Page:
Many people around the world don’t realize how much ice we lose in the Northern ice caps and how it could affect us. But many scientists do, and they study this so they can project what it could like in a few years and how it’s going to affect us. The ice (in millions of square kilometers) lost 5.25 sq. km. in 1980 and 10 sq. km. in 2012, which shows that, since 1980, the ice has been disappearing two fold.
Each year the arctic ice melts more and more. Records show that September ice (September marks the yearly minimum of sea ice in the arctic) decreased at a rate of 7.8 percent every decade from 1953-2006. NCAR scientist Marika Holland one of the study’s co-authors says, “While the ice is disappearing faster than the computer models indicate, both observations and the models point in the same direction: the Arctic is losing ice at an increasingly rapid pace and the impact of greenhouse gases is growing (Marika Holland).”
This link tells you about the affects the ice has on the planet and the record low million sq. km of ice in just the past year. Geography professor John Yackel talks about how long until all the ice is gone. On September 18, 2007, the Northern ice cap had shrunk to an all time low of 4.7 million sq. km. But then, in the summer of 2012 on August 26 the Northern ice cap shrunk to 4.1 million sq. km, which is now the smallest it’s ever been. In August, the National Snow and Ice Data Center in Boulder, CO, had recorded a burst of melting which they think was the cause of it. At present, the ice seems to be losing about 75,000 sq. km, which is about the size of South Carolina, and has nearly doubled the rate observed in 1979.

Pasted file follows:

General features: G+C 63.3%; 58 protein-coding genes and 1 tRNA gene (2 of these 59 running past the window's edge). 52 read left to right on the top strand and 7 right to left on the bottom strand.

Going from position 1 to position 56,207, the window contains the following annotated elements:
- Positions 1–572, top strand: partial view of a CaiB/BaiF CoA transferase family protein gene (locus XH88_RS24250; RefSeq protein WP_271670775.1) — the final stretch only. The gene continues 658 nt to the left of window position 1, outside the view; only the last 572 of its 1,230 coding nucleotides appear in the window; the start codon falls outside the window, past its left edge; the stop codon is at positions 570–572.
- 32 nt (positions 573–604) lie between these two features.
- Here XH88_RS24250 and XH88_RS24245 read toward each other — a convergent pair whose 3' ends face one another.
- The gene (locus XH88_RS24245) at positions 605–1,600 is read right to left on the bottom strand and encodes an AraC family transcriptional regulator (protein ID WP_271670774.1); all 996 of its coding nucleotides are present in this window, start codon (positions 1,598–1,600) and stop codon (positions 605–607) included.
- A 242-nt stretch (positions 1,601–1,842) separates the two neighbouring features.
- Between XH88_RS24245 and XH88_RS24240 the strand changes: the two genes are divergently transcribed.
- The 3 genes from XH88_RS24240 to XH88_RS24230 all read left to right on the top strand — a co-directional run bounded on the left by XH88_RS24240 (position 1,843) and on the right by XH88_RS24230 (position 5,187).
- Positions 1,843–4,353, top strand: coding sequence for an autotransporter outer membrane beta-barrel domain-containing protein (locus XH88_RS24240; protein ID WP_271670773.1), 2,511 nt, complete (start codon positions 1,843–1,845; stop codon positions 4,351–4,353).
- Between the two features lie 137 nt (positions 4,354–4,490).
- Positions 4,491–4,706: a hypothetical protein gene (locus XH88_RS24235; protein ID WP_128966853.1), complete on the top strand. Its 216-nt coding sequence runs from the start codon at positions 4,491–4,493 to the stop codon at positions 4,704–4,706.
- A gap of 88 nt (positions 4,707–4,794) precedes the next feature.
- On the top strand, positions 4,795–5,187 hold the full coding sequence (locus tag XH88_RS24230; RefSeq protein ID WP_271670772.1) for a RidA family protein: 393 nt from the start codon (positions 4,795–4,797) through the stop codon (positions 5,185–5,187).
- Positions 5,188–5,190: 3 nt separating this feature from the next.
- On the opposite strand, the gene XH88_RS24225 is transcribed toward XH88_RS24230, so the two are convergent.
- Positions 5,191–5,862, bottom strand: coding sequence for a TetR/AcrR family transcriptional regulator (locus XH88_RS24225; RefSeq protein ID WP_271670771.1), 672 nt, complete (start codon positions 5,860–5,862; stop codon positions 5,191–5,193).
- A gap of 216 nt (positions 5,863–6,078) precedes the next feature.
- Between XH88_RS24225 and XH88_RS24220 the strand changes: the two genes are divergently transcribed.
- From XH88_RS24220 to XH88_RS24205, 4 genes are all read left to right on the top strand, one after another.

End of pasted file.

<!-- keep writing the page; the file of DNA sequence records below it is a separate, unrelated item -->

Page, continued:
All in all, the arctic glaciers are melting very fast and are slowly changing the climate everywhere else. And as the ice melts the ocean levels raise and in the future part of our coast could disappear. Also the area of ice in the ocean is and has been falling very fast as observed in the 1970s and 1980s.
This video is about how much glaciers are melting and what is affecting them. It also suggests that since the ice is melting, weather elsewhere will change.
How much millions of square kilometers has the area of ocean with about 15% sea ice gone down from 1981-2010?
How many square kilometers are the Northern ice caps in 2007?
How much square kilometers of ice are we losing each year?